Assuming that you followed the instructions in the previous post and deployed your debugging suite correctly, now is the time to get acquainted with the user interface. In case you configured TProbe to run gshell automatically (the default configuration), several windows will be presented to you. Let's explore the purpose of each one of them.
The console window is where the gdb component resides. It is the heart of the whole suite of plugins, including graphical shell (gshell).
It is also the only window you can send Interrupt signal to (by pressing Ctrl-C). This is due to the nature of UNIX signals and the way GTK+ libraries handle them. This issue will be addressed in future version of TProbe, so that you will be able to send Interrupt signal to any window.
If you choose to operate TProbe using console shell (disable directly_to_gshell option in tprobe.py), you will be working with this window exclusively.
The Main widow is your toolbox. From here you can open any of the remaining window classes that cover their respective functions - by simply clicking the button with required window type in the Main window. At any point you can quit the graphic shell by clicking Exit GShell and return to the classic, console-based flavor of TProbe.
The purpose of Memory View window is to show and provide basic interpretation of the selected memory area.
There are two types of interpretation - DWORD and BYTE+ASCII. The first one converts bytes from selected area into DWORDs (packet of four bytes with respect to endianess of the architecture). This is a convienient way to explore stack, for example. The second type is BYTE+ASCII interpretation, which is a better choice if you need to examine character strings.
Using the options in the context menu, you can synchronise obserwed memory area with register contents.
Remember that the contents of memory in this view is perceived from the process perspective. If you choose another process perspective in Process View window, it is highly probabale that the parts of memory will become inaccessible.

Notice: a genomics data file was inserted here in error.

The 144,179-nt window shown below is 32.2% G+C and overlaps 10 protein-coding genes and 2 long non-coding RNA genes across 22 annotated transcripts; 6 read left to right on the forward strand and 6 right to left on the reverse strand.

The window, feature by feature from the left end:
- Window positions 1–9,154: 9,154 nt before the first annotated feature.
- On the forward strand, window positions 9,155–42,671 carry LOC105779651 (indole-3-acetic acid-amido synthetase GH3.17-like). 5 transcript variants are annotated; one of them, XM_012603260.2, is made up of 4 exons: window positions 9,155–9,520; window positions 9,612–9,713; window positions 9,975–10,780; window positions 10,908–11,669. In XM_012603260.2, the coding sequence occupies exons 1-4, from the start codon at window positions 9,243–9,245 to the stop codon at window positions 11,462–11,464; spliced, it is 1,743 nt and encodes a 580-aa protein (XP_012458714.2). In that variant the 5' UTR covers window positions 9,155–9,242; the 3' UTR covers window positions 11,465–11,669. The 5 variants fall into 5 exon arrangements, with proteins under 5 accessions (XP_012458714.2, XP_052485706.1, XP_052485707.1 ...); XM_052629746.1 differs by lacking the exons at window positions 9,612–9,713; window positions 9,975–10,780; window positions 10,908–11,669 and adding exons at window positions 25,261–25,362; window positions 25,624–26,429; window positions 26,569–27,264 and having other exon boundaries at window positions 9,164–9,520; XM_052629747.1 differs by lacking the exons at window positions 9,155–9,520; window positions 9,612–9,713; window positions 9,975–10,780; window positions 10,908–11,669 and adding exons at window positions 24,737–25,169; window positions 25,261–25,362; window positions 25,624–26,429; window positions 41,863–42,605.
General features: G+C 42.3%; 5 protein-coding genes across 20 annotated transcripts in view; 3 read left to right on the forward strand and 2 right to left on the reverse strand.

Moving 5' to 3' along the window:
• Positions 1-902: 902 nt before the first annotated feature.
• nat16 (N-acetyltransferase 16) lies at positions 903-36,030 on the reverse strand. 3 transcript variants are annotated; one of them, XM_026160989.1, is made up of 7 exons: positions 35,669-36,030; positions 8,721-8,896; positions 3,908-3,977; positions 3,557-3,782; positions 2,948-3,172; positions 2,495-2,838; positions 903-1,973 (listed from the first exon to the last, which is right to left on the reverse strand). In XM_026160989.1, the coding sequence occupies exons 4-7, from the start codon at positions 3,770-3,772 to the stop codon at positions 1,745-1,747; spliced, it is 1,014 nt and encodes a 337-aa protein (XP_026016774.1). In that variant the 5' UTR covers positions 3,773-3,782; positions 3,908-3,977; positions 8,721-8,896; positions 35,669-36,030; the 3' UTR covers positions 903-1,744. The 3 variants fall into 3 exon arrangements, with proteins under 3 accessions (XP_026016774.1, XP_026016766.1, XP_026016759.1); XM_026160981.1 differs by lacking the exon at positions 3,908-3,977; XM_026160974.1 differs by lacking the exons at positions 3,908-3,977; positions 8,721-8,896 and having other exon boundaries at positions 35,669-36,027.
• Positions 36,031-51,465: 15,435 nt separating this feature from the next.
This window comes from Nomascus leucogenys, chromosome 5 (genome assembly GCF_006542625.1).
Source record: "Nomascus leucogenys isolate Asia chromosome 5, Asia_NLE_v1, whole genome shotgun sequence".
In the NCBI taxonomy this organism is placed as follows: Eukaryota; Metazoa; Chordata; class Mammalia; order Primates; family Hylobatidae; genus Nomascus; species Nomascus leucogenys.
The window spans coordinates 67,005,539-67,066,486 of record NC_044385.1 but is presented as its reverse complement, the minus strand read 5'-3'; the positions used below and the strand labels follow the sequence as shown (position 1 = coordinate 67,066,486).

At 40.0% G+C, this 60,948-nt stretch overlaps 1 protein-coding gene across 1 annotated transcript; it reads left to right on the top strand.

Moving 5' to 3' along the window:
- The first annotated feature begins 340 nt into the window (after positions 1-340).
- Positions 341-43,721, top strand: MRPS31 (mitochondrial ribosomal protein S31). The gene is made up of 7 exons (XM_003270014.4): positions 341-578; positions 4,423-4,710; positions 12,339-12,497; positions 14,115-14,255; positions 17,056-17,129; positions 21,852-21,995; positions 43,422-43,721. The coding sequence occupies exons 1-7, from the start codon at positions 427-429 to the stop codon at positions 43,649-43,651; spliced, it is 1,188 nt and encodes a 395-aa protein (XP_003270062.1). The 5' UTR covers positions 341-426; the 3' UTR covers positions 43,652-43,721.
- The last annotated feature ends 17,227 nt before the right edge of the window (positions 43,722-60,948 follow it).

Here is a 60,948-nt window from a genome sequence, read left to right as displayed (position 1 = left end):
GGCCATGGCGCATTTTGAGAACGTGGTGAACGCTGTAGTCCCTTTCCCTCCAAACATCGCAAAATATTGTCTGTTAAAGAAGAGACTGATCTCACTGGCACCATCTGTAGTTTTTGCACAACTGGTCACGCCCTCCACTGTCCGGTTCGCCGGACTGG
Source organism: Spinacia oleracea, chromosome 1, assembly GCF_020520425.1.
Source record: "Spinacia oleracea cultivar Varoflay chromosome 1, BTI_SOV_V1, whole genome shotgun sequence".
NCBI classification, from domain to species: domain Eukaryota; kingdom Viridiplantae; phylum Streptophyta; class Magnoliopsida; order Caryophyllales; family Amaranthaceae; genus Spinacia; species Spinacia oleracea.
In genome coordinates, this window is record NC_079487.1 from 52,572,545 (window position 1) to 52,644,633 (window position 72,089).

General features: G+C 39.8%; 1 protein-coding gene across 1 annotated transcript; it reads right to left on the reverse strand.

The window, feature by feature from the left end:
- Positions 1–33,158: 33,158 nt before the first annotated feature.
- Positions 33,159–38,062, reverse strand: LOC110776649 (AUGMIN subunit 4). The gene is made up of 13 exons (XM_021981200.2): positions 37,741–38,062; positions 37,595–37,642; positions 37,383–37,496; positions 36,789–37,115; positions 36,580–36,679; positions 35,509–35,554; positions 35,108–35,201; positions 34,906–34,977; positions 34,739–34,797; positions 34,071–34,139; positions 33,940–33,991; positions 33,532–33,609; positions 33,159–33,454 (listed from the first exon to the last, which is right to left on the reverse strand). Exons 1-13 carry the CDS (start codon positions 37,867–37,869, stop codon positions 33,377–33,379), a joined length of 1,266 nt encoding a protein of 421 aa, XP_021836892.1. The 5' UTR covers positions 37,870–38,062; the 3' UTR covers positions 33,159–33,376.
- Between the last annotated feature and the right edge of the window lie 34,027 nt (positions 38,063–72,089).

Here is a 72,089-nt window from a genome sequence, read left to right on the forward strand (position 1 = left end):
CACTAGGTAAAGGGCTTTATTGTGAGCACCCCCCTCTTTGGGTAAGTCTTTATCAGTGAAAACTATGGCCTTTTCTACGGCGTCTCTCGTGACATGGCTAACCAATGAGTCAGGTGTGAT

This view presents to you the current contents of processor registers. In the current version you only can modify the content of registers via the console shell. This will change in future versions of TProbe.
In Process View window you are able to perform actions related to particular processes. If you want to view the physical memory the way a particular process views it (i.e. using this process's DTB), you need right-click the selected process and use the Set EPROCESS perspective option from the context menu.
Another important functionality of this view is extracting information on exported functions of modules loaded within particular process (referred to as: symbols). You can easily navigate to particular symbol in particular module by using Modules & symbols option from the context menu of a process.You can also apply this information in the Code View in order to get a more meaningful listing.
Code View is the main source of information on what is being executed at the moment and where the execution is heading. You can move around the code using the Goto function from the context menu.
In order to trace the execution in the CodeView, you need to use various types of commands. You can Step over (F8) the instruction, which means, that if the current instruction is a call, the debugger will not inspect it, but will wait for it to finish and move to the subsequent instruction. You can also inspect calls with the Step into (F7) command, which, in contrast, will follow the call and allow you to trace the code of the function being called. You can also relese the execution with the Run (F9) command, which means that the debugged environment will continue execution until it hits a breakpoint or until the execution will be interrupted by sending a Ctrl-C to the gdb console.
You can also set and delete breakpoints on selected addresses using the context menu of this window.
One of the most powerful features of TProbe is its Interactive Shell (which relies hevily on volshell of volatility). This interactive shell accepts most of volatility commands that enable you to interpret contents of memory. It also interprets python code, so you can use python scripts in order to automate processing on an extensive set of data.
Now, as you learned the fundamentals of TProbe user interface, you can proceed to the first analysis write-up on tracking the injected code with TProbe.